SBL can be used in a wide range of contexts, but it works especially effectively when used to simulate real-world practice, providing opportunities which may be difficult for learners to experience in a course. Examples in a corporate context include simulated conversations between sales executives and customers to train sales people on crucial sales skills such as customer objection handling, do’s and don’ts of selling, among others.
4. Helpful relationships to promote collaborative learning
A study of best practices in training transfer by Lisa A. Burke and Holly M. Hutchins based on evidence from American Society of Training and Development (ASTD) suggests that the best practices for bolstering knowledge transfer are ideally carried out in the design and development phase and involve active participation of learners and supervisors A helping relationship between supervisors and learners is an integral part of any training program. Most often, work life for an employee gets easier with a little help from the peers around her/him.
How can eLearning help?
With eLearning, learners learn from other learners — their experiences, ideas and skill sets — through online forums and chat rooms such as WebEx where they can chat, discuss topics and leave comments for everyone to see. A company can also utilize the collaborative eLearning features of their LMS and allow learners to quickly and conveniently communicate with their global peers when they have a query or concern.
A few tips proposed by Michael Allen with regard to helpful relationships:
- Make supervisors and subject matter experts aware that learners might seek encouragement either from them or each other. Also, make connecting to them easy through an LMS where learners can reach out and clarify their queries directly from the experts.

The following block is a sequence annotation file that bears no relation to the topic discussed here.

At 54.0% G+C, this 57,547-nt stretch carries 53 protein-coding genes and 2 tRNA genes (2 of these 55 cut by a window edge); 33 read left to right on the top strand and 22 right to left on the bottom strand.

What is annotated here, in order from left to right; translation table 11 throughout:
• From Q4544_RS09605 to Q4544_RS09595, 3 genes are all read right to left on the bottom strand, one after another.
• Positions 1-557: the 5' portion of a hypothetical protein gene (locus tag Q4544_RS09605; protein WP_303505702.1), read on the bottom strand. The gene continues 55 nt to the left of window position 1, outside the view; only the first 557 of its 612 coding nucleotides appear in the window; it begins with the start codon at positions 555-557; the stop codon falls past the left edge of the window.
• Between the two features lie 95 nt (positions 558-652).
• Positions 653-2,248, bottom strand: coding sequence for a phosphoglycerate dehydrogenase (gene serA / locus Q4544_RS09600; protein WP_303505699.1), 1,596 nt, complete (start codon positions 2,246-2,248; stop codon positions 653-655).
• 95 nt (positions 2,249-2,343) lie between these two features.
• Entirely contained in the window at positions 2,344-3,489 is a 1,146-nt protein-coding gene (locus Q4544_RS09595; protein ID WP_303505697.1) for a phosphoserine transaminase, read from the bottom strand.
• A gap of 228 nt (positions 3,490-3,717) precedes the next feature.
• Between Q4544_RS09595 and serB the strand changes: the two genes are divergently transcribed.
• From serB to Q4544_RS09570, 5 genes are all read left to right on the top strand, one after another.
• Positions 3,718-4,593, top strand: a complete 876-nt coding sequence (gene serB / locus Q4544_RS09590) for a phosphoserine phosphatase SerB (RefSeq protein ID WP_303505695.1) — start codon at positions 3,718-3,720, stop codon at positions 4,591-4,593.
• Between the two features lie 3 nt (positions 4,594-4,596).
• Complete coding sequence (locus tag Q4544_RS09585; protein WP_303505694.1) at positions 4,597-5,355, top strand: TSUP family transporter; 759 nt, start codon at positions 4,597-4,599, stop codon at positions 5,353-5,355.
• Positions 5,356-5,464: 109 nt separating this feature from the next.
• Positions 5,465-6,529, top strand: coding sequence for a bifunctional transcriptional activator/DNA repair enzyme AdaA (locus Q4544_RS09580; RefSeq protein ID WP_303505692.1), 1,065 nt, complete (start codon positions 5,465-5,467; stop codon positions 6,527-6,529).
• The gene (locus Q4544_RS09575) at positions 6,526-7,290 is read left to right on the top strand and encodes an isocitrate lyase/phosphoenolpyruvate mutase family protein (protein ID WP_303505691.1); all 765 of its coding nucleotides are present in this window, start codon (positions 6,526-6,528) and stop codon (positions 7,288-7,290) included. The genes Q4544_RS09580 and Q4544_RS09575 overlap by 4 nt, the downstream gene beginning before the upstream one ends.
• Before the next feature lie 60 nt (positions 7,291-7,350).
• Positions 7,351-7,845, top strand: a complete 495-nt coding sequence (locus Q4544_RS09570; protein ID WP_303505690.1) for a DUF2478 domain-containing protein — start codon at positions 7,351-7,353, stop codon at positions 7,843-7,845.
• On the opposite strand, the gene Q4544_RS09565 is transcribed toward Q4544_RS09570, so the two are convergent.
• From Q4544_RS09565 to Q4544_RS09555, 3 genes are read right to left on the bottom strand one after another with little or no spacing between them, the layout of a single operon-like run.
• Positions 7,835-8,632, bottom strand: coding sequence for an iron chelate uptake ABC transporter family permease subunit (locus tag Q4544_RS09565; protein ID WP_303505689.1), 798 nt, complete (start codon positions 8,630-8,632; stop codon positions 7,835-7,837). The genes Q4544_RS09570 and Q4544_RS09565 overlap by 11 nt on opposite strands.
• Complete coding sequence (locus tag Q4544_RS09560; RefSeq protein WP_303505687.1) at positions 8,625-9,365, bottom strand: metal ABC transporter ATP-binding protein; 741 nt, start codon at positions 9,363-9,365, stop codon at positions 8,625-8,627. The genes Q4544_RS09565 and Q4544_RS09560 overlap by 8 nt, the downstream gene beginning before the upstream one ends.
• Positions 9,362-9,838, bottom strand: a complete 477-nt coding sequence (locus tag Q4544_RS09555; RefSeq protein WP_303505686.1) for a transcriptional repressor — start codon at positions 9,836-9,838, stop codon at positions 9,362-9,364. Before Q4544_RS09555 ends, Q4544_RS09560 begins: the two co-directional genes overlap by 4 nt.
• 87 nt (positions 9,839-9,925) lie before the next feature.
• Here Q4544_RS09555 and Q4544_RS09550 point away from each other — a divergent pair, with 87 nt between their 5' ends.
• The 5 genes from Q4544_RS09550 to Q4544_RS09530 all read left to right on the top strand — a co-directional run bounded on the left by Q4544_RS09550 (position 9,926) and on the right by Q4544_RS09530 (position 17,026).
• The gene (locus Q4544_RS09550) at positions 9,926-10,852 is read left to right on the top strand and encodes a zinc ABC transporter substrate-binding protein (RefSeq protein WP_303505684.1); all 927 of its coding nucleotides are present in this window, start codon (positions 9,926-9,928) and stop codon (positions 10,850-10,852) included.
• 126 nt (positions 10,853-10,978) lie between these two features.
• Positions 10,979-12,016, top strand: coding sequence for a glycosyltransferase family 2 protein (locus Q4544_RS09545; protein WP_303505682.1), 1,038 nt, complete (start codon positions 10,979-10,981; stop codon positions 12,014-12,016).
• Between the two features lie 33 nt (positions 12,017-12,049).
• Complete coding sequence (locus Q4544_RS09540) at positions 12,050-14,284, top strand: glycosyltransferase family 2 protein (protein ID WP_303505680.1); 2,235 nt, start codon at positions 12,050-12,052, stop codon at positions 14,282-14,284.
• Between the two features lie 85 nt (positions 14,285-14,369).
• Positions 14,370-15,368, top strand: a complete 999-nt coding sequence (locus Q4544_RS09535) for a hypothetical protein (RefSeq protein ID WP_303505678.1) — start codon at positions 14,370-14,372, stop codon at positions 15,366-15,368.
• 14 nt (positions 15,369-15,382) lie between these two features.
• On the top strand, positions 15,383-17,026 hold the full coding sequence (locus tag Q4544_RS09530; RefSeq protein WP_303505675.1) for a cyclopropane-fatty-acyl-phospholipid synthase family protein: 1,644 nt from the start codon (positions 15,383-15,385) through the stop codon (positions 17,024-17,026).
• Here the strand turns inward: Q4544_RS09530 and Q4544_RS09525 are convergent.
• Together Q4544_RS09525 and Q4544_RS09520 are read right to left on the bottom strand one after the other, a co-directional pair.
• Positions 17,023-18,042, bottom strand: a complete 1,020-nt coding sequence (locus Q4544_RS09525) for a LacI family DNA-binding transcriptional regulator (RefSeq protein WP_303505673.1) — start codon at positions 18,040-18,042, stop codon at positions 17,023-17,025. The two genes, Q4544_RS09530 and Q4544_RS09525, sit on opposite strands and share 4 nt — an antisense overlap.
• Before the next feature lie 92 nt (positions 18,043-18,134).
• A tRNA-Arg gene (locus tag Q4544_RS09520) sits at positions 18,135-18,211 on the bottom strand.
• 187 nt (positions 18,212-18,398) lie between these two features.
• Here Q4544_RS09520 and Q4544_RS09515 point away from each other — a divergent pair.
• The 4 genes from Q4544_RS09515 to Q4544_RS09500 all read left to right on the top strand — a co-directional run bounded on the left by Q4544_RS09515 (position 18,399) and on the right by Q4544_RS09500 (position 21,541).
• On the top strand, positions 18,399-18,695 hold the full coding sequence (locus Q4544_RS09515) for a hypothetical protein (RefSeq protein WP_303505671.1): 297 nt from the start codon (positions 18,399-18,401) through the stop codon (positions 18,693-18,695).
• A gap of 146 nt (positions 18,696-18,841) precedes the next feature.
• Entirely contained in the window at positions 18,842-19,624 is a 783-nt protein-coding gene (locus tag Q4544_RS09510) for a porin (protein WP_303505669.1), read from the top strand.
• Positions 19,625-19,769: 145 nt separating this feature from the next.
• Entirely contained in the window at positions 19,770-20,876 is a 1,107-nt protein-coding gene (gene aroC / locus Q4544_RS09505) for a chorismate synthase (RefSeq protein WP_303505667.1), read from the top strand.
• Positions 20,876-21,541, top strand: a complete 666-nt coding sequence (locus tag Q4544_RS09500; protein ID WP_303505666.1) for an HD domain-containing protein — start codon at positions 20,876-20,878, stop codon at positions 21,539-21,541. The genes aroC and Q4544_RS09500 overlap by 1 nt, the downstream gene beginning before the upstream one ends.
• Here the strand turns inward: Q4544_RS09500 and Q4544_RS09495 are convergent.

- Schedule enough time for one-on-one discussions with subject matter experts for senior employees who would prefer to learn through personal interaction with experts.
- People learn in-depth when they have to teach. Assign learners (for example, the top performers of a training course) to mentor other learners who are trying to acquire a new skill. When learners work in support of other learners, they enjoy the benefit of vicarious practice and build helpful relationships.
- Learners can also be provided with the email id of Subject Matter Experts.
Transferring knowledge gained from training to performance on the job is one of the biggest challenges of any training. Leaving this gap open leads to poor employee performance, and eventually hurt the overall business results. However, a helpful understanding of the four instructional design principles proposed by Michael Allen and implementing them as part of the training strategy could go a long way in enabling this knowledge transfer.